Opinion Wellbeing

Care Workers’ in Crisis: Who Cares for those Who Care?

Karolina Gerlich, CEO, The Care Workers Charity

Karolina Gerlich, CEO of The Care Workers’ Charity on the crisis of wellbeing in the social care workforce, and how the Charity’s Mental Health & Wellbeing Support is helping address it.

As those within the sector well know, social care is the backbone of our society. Care and support workers often battle a complex array of challenges- and our research has highlighted mental ill health as an overwhelming concern (The Beating Heart of Care, 2019, The Care Workers’ Charity). We found that even prior to the outbreak of Covid-19, the social care sector had the highest rates of stress, depression and anxiety amongst its workforce.

• 42% of care workers were experiencing stress ‘often’ or ‘most of the time’
• 51% of care workers were considering leaving their role because of the effect of the job on their mental health
• 72% had experienced bereavement directly as a result of their work
• concerns about personal finances due to low income, and perceptions of not having enough time to ‘do the job well’ were highlighted as having a cumulative negative effect on mental wellbeing.

The devastating onset of Covid-19 meant that social care workers across the country have, and continue to be, put under extreme pressure on the frontline of the pandemic. They are struggling under the weight of crippling anxiety, stress, and depression, and are coping with traumatic illness and bereavement to a scale never seen before. They are terrified at the prospect of inadvertently passing on the virus either at their place of work or at home, or falling ill themselves. A recent GMB survey found 75% of care workers in England have experienced worsened mental health as a result of their work during the pandemic; happiness levels have dropped by 12%, and self-reported anxiety has risen by 6% (2021).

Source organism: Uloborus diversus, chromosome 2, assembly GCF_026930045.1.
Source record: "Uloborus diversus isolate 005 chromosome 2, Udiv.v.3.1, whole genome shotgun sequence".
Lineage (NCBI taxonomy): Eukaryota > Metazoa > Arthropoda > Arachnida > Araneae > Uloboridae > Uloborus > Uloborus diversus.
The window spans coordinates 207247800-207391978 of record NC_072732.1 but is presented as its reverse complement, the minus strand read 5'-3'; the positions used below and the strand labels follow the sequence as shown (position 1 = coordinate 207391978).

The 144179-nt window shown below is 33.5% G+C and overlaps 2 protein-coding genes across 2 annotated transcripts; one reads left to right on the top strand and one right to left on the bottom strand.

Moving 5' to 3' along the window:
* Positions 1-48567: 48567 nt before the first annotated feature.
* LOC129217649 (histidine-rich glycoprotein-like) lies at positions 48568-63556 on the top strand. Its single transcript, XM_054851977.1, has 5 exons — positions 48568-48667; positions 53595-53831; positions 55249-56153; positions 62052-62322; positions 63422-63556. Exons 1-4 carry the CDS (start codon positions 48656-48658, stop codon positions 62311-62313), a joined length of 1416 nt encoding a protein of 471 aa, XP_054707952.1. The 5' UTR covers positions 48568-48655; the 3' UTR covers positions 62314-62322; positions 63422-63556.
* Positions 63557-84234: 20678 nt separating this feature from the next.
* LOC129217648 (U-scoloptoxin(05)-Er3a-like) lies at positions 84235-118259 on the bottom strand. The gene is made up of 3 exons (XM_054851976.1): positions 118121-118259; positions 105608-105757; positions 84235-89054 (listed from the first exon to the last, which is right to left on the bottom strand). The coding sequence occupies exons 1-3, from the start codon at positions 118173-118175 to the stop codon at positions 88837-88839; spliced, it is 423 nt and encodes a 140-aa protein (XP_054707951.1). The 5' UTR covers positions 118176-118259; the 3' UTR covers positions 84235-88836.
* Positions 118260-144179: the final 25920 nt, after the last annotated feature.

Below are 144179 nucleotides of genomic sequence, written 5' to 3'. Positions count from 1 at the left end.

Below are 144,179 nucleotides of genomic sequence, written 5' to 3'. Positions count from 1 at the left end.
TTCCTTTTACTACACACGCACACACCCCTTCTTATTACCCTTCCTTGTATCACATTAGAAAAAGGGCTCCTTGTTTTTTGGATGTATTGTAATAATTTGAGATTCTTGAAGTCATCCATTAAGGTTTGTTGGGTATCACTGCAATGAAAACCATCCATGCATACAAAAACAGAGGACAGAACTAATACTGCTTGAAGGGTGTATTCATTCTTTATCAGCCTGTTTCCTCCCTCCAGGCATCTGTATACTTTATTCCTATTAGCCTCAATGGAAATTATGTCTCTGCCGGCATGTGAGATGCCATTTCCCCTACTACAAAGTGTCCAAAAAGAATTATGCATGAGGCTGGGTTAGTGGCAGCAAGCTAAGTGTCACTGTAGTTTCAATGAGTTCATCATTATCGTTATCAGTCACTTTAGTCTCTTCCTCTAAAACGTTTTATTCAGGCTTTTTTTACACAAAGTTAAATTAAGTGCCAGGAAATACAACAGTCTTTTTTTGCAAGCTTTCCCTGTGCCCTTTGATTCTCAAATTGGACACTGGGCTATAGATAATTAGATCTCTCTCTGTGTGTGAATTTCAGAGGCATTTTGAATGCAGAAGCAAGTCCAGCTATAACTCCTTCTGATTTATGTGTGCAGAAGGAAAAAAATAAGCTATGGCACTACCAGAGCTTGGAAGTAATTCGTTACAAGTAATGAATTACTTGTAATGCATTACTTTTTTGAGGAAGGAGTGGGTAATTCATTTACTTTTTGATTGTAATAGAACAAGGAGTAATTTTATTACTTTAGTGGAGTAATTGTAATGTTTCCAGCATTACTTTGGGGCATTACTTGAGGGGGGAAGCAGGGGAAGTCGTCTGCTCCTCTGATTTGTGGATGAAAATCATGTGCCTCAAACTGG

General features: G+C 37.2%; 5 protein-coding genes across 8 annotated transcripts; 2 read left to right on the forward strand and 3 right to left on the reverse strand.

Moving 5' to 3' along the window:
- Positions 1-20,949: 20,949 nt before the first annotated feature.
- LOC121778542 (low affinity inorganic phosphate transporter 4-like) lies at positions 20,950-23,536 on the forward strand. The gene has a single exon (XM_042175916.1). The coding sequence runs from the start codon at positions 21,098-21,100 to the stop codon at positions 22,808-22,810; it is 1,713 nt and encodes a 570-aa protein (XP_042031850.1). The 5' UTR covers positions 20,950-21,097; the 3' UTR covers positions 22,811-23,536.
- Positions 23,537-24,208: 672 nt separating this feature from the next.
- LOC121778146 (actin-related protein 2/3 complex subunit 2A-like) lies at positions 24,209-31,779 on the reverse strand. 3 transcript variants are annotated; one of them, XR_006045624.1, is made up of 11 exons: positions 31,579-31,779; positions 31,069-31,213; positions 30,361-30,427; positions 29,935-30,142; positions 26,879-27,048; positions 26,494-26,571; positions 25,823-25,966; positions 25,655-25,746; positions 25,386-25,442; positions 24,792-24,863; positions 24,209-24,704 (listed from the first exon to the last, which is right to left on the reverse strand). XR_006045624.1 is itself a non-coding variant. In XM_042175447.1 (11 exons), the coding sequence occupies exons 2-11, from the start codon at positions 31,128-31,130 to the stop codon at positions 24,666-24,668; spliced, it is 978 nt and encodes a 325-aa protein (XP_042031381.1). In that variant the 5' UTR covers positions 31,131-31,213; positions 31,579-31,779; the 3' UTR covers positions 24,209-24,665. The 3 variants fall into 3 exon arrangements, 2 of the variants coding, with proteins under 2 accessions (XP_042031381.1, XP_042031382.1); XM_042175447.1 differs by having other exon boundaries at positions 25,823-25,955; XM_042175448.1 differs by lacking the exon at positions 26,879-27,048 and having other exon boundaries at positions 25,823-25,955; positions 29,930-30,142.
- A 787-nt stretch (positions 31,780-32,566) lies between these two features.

“…COVID19 which left me feeling terribly weak and reminded me of my own mortality. I returned to work feeling terrified of what I was going to face. I experienced sleepless nights and panic attacks, worried if I was going to bring this terrible virus home to my family.”
Anon, CWC Grant Applicant

In spite of the trauma they have, and continue to experience, many are not eligible for bespoke therapy- and those that are, are unable to afford its cost (IPPR 2020). The social care sector does not have a coherent approach to wellbeing, and for those care workers who need help- access to support can be somewhat of a lottery. Moreover, where there is access, care workers find it hard to ask for help- particularly from EAP’s which they often associate with their employer and workplace.

To bridge this gap, and to address the desire to ‘outside support’ The Care Workers’ Charity are providing 10 hours of free Mental Health Support provided by a qualified therapist, through our partner Red Umbrella. This support is available to anyone currently working in a paid role in the UK social care sector and is involved in the support of adult, elderly or disability care.

Care workers spend their lives putting others first, but we need to make sure that they themselves are supported. Whilst steps such as ours go some way to doing this, we must ensure that the wellbeing of care workers remains an enduring priority- and not just a topical presence. As a sector, it is our duty to advocate for increased wellbeing support structures, alongside sweeping changes to wages and working conditions- which will help alleviate the mental burden on our workforce.

Edel Harris





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